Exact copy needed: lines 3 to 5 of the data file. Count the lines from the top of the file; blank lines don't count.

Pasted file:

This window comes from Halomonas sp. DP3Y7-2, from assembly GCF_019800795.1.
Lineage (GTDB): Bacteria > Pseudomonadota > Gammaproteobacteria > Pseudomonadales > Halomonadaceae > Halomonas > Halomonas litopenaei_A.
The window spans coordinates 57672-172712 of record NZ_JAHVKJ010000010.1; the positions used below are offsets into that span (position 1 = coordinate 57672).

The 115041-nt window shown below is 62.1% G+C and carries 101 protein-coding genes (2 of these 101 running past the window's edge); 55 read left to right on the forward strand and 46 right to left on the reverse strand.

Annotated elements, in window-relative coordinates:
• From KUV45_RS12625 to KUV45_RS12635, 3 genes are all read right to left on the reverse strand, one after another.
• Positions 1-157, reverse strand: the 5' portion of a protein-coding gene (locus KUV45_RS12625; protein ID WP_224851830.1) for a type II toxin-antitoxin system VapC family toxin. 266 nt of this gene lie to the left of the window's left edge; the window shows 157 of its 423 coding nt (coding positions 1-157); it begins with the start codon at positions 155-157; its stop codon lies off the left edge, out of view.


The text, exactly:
The window spans coordinates 57672-172712 of record NZ_JAHVKJ010000010.1; the positions used below are offsets into that span (position 1 = coordinate 57672).

The 115041-nt window shown below is 62.1% G+C and carries 101 protein-coding genes (2 of these 101 running past the window's edge); 55 read left to right on the forward strand and 46 right to left on the reverse strand.

Annotated elements, in window-relative coordinates: